Good Question: Why do we call them snickerdoodles? - East Idaho News
Good Question

Good Question: Why do we call them snickerdoodles?

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This week’s question came from co-workers, who marveled at the delicious cracked, cinnamon-flavored goodness I was eating. Where does the word “snickerdoodle” come from, anyway?

My first — very uneducated — guess was it had a common origin with another sweet treat — Snickers, a candy bar I adore.

(Side note: My little brother and I got in huge trouble when we were young kids after we stole Snickers and Milky Ways from my diabetic grandmother and ate them in her bathroom. We learned a big lesson that day: Never dispose of the evidence — wrappers — in your victim’s wastebasket.)

My guess was was wrong. Snickers, you see, were named after a horse. Fortunately, they lack that equine flavor.

But what of snickerdoodles?

According to the Joy of Baking:

“Snickerdoodles, also called snipdoodles or cinnamon sugar cookies, have been around since the late 1800s. They probably originated in New England and are either of German or Dutch descent. Unfortunately there is no clue as to how they got such a peculiar name.”

I couldn’t find anything by looking up the etymology (origin of the word) either. The Online Etymology Dictionary didn’t even bother with an entry and the Oxford English Dictionary only left me with crumbs.
The dictionary suggested the word could be a compound of “snicker” (“a smothered laugh; a snigger”) and “doodle” (“a silly or foolish fellow; a noodle”) which left me more confused than before.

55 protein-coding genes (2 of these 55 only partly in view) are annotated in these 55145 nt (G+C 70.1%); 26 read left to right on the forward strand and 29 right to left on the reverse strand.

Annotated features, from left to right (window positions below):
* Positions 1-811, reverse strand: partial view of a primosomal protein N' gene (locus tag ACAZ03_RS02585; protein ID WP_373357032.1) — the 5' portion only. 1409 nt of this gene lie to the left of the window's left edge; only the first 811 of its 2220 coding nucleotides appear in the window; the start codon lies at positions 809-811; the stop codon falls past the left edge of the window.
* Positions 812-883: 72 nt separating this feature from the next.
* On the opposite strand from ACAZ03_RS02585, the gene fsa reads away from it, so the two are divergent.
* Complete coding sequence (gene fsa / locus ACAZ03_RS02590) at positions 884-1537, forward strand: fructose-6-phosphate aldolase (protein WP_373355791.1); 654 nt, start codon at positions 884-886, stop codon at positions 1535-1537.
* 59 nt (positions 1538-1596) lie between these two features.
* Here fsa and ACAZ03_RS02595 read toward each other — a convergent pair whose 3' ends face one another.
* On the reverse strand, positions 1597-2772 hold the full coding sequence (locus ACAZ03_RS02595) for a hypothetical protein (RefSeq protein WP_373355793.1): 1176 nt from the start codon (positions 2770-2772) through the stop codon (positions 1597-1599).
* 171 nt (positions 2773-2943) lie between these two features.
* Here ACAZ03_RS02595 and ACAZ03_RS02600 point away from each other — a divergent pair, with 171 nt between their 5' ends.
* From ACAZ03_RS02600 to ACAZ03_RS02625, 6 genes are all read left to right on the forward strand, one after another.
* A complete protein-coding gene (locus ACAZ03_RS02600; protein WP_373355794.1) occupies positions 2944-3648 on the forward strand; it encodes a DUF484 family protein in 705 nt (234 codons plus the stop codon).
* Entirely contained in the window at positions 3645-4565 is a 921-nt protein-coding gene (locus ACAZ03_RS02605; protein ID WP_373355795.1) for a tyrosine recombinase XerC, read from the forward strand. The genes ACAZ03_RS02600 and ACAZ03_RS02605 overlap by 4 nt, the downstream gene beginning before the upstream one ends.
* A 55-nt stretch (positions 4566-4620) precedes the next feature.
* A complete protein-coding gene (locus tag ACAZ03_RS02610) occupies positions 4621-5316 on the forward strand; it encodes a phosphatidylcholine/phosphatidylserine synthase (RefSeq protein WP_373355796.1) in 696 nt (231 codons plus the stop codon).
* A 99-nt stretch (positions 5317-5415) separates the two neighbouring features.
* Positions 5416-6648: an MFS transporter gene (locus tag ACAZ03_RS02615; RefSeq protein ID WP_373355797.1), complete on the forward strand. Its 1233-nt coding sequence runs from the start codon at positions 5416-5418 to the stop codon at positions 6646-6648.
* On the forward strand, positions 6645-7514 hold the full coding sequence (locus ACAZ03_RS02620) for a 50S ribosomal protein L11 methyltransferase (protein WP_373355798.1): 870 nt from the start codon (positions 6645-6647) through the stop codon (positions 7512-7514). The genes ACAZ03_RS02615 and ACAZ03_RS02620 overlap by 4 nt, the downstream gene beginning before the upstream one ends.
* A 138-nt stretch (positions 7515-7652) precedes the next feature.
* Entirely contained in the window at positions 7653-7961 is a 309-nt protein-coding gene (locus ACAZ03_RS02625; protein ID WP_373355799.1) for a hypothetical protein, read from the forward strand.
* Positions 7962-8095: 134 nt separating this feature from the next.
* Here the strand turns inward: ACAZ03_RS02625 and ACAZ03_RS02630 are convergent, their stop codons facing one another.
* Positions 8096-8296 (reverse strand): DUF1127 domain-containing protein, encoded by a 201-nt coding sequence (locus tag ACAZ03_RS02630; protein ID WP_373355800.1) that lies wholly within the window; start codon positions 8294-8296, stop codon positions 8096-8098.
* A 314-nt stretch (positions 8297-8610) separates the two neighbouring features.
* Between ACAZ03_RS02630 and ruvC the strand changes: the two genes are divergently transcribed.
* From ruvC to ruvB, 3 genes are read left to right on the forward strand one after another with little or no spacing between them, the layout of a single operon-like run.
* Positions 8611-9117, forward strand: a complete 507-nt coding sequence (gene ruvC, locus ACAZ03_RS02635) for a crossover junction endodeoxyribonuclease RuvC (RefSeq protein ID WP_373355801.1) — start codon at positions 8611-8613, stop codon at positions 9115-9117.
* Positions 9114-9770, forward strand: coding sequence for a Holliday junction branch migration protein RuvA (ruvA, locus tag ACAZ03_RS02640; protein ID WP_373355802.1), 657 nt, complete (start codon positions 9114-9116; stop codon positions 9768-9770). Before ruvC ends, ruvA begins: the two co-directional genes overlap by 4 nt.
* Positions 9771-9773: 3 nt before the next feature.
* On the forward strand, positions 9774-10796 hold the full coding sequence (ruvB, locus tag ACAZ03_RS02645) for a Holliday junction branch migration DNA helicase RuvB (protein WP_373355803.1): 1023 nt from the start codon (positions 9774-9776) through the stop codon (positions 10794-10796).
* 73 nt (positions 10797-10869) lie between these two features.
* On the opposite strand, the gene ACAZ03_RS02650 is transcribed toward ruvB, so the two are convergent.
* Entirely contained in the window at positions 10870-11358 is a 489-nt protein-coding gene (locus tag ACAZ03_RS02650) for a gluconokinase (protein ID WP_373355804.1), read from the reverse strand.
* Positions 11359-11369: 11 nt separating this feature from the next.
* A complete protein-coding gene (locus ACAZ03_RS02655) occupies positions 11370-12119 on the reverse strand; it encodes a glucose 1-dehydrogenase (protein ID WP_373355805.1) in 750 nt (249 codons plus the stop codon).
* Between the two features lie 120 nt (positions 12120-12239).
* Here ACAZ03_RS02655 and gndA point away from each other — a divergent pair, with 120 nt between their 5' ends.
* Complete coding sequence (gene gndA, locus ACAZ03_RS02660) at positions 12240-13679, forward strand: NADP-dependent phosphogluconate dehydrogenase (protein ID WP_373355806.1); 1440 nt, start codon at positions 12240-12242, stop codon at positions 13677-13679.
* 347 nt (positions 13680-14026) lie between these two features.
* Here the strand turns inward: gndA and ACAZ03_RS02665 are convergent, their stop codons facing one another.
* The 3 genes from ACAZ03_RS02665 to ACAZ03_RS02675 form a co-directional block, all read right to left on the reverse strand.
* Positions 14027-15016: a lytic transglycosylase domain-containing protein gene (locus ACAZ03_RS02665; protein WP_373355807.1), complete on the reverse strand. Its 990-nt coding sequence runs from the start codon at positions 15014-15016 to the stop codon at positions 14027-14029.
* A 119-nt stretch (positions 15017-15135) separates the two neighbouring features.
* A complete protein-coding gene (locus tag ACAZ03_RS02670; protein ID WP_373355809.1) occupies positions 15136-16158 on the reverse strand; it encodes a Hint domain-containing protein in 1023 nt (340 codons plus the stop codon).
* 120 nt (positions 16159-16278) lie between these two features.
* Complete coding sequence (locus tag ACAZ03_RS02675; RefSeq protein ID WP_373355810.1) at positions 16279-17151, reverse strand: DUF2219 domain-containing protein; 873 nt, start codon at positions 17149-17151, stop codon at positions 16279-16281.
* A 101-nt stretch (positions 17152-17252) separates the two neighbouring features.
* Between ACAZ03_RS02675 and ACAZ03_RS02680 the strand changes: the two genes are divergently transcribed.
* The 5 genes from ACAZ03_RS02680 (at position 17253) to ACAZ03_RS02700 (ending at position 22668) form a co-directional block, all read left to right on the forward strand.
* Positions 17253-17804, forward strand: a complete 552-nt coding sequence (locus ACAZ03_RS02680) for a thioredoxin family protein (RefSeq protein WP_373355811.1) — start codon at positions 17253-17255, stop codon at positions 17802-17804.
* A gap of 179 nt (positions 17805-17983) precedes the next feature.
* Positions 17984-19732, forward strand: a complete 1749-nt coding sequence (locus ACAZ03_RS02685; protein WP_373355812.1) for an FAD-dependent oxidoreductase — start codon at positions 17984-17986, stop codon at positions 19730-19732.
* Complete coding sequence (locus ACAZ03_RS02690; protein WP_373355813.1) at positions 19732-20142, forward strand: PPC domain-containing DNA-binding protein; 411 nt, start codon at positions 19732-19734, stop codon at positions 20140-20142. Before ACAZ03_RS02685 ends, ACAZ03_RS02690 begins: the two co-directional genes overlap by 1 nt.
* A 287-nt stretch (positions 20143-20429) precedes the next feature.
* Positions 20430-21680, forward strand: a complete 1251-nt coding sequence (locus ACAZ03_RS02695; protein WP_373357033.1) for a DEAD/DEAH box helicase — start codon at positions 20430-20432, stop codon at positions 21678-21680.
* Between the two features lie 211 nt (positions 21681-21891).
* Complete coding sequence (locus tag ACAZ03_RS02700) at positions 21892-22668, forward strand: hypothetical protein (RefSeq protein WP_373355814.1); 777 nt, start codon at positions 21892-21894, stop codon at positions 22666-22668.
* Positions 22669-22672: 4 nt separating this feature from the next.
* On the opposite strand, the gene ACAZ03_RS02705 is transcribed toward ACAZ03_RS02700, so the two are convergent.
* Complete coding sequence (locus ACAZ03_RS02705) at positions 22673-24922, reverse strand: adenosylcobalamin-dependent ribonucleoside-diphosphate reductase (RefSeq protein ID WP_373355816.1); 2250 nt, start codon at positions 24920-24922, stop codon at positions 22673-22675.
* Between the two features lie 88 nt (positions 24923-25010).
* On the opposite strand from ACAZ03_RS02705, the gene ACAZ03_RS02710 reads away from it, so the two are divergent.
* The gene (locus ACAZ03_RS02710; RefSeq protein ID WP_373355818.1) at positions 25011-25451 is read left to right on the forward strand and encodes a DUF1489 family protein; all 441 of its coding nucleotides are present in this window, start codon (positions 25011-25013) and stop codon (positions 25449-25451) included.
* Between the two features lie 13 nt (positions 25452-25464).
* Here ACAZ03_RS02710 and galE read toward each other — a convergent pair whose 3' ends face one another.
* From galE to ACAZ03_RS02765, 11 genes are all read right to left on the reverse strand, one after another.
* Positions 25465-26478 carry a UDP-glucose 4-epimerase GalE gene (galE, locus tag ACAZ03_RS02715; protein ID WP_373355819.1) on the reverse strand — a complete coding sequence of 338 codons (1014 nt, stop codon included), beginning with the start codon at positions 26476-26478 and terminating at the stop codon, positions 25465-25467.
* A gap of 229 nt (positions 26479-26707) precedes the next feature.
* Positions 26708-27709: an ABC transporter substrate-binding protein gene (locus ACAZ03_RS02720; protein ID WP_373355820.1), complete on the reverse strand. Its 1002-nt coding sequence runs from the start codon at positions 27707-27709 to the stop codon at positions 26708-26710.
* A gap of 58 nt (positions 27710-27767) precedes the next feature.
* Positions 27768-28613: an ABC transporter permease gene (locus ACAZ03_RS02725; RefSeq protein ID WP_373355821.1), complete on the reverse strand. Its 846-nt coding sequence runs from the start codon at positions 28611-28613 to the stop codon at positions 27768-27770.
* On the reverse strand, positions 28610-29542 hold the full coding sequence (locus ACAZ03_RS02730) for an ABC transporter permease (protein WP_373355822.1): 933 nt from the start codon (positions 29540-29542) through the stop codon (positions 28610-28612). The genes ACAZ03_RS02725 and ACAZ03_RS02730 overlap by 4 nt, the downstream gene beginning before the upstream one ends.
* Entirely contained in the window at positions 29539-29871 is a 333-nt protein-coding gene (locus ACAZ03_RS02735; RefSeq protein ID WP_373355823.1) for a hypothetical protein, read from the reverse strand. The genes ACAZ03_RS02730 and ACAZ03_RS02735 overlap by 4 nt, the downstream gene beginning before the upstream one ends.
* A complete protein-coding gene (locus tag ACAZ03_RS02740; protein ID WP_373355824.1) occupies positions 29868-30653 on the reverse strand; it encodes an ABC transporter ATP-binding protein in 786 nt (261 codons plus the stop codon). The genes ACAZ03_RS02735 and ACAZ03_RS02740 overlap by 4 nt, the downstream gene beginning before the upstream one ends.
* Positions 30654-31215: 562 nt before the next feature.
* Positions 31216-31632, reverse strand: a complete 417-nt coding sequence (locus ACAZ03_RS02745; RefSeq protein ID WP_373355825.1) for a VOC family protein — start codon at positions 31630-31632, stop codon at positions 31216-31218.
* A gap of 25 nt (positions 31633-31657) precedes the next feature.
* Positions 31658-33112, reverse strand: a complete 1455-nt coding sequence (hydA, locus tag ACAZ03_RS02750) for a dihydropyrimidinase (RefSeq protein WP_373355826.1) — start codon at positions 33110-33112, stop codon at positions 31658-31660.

I had more luck with the Joy of Cooking cookbook, which, while not a definitive answer, presents another possibility:

“A New England favorite, these large, crinkly-topped sugar cookies are probably German in origin. Their name may be a corruption of the German word ‘Schneckennudeln,’ which translates roughly as ‘crinkly noodles.'”

I don’t get it. They don’t even look close to noodles, unless you think ravioli are noodles. But that’s the best answer I could find.

More than cookies

While most people don’t know where the word comes from, it doesn’t stop them from slapping it onto other things that don’t taste as good:

snickerdoodle cover

But the instant you bite into a snickerdoodle, none of this matters. I like the description of the cookie I found on a blog:

“Good snickerdoodles are light and pillowy, with a sweet tangy overall flavor, and a glistening cinnamon crust. They are easy to make, require few ingredients, and require no chilling time in the fridge. Plus kids have fun rolling them into balls and coating them in cinnamon sugar. What’s not to love?”

Snickerdoodle recipes abound online. Just enter “snickerdoodle” into Google, and you’ll see more recipes than you’ll ever have time to make. My wife makes great snickerdoodles from the Better Homes & Gardens cookbook — all you need is butter, sugar, baking soda cream of tartar, an egg, vanilla, flour, cinnamon and an appetite.

If you think you have the best (or even a decent) snickerdoodle recipe, please bring a plate of the heavenly cookies by our office at 400 West Sunnyside in Idaho Falls, and we will eat them gone.

Do you have a Good Question about anything? Send it to Robert! Email him at, visit him on Twitter @notthegeneral or message him through’s Facebook page.